The Yeats Connection

William Butler Yeats (1865-1939)

Many people in the world of literature consider W. B. Yeats to be the greatest poet of the twentieth century, and the award of the Nobel Prize for Literature in 1923 certainly gained him universal recognition.

Although born in Dublin, he spent much of his childhood in Sligo and local scenes/characters feature prominently in his works.

In 1939 he died in Roquebrune, France, and was re-interred 9 years later in Drumcliffe churchyard (5km north of Sligo town), in accordance with what he had written in one of his later poems “Under Ben Bulben”.

Jack Butler Yeats (1871-1957)

Jack B. Yeats was one of the most important figures in the visual art of Ireland during the twentieth century, with his paintings depicting vivid scenes of daily Irish life and Celtic mythology.

Like his poet brother, he spent much of his early life in Sligo, where he developed his imaginative interest in Irish rural life.

He passed away in Dublin in 1957.

The Yeats Family

John Butler Yeats and Susan Mary Pollexfen, the parents of the poet William Butler Yeats, and the painter Jack Butler Yeats, were married in St. John’s Church in September 1863.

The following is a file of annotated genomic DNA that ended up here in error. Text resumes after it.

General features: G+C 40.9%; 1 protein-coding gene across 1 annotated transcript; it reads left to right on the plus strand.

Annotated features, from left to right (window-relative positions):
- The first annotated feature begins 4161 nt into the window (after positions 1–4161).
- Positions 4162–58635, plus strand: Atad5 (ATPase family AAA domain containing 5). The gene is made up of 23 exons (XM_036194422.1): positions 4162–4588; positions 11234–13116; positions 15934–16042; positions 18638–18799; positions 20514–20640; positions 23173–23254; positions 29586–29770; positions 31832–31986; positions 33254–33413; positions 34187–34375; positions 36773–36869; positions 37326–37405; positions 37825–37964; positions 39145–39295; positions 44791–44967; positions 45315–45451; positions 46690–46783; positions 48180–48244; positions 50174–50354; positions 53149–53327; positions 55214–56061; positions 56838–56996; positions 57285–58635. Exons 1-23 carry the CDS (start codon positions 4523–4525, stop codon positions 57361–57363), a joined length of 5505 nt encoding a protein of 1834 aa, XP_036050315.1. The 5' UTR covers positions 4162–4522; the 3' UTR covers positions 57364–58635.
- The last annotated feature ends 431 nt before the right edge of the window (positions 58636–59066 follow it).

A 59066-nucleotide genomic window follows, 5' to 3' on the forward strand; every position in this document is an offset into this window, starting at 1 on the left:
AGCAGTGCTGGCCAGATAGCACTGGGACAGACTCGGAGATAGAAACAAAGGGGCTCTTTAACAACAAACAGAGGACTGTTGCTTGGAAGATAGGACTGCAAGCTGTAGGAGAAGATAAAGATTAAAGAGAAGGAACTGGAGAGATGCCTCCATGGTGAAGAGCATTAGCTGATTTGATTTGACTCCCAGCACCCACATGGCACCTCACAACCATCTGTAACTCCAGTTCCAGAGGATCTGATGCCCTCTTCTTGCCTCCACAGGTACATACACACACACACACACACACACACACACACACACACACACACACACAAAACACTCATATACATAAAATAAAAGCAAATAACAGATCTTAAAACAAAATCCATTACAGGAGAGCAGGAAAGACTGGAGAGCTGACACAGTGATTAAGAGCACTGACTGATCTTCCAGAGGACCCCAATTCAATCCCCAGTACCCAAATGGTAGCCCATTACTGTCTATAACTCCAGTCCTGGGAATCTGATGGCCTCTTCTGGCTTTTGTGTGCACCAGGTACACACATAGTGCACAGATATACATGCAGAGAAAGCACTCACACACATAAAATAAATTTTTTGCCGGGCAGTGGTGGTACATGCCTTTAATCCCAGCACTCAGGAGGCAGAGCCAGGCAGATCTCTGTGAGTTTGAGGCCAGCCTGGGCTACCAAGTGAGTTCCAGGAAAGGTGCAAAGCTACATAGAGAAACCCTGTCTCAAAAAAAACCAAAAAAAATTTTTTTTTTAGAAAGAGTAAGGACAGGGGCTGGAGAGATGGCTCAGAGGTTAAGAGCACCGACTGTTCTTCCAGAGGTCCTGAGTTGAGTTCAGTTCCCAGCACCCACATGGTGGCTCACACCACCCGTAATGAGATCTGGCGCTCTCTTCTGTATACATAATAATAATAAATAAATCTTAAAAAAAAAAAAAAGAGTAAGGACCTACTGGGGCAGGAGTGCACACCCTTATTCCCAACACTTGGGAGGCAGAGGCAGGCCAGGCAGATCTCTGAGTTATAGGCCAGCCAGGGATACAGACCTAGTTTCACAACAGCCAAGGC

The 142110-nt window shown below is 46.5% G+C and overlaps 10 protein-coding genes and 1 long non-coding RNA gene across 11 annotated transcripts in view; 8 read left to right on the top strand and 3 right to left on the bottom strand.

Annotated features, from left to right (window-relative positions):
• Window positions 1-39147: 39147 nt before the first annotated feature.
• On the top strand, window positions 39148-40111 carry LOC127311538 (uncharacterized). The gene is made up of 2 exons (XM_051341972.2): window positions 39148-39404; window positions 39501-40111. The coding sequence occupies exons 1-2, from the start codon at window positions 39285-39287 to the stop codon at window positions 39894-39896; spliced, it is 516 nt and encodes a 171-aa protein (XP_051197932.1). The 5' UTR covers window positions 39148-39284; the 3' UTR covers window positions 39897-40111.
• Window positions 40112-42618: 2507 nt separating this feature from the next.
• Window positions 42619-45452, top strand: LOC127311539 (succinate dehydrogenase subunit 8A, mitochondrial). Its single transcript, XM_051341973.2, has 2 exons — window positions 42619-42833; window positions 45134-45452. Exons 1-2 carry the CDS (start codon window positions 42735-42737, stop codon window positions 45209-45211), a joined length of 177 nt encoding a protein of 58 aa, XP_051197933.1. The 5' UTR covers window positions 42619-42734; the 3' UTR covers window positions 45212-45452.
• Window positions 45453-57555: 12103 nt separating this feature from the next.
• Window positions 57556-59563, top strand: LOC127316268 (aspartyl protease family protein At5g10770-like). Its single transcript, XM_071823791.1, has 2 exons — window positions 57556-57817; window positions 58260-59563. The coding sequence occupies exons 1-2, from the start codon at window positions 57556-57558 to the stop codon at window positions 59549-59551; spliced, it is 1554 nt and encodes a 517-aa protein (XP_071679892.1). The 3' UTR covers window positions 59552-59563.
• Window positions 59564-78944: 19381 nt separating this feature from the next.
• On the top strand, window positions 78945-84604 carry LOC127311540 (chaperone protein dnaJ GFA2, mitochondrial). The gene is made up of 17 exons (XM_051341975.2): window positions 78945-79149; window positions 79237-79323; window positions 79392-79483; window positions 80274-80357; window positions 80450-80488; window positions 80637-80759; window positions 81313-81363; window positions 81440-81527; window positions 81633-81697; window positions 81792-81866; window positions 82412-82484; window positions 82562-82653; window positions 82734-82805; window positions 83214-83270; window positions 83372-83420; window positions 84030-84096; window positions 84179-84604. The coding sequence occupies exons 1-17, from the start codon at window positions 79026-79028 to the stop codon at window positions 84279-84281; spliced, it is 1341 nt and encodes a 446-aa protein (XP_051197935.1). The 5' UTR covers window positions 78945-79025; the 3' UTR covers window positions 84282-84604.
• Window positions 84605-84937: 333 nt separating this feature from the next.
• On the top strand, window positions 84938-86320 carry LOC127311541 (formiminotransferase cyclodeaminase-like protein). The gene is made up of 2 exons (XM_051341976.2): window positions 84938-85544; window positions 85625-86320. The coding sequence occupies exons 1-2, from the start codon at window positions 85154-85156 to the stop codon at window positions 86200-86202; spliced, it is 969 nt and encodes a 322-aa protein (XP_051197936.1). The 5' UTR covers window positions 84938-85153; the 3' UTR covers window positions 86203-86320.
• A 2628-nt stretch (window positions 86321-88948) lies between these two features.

Along the north side of the Church there is a bronze tablet erected by the Yeats siblings in memory of their mother, Susan Mary.

The churchyard contains the grave of W. B. Yeats’s and J. B. Yeats’s infant brother, Robert Corbet Yeats, who died (aged three) in March 1873.

The Pollexfen Family

William and ElizabethPollexfen, the maternal grandparents of the famous Yeats brothers, were eminent traders and merchants and also loyal members of the congregation of St. John’s Church.

Their grave is located close to the west door of the Church. Additionally, there is a stained glass window to their memory in the Church’s north wall.

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SC 2010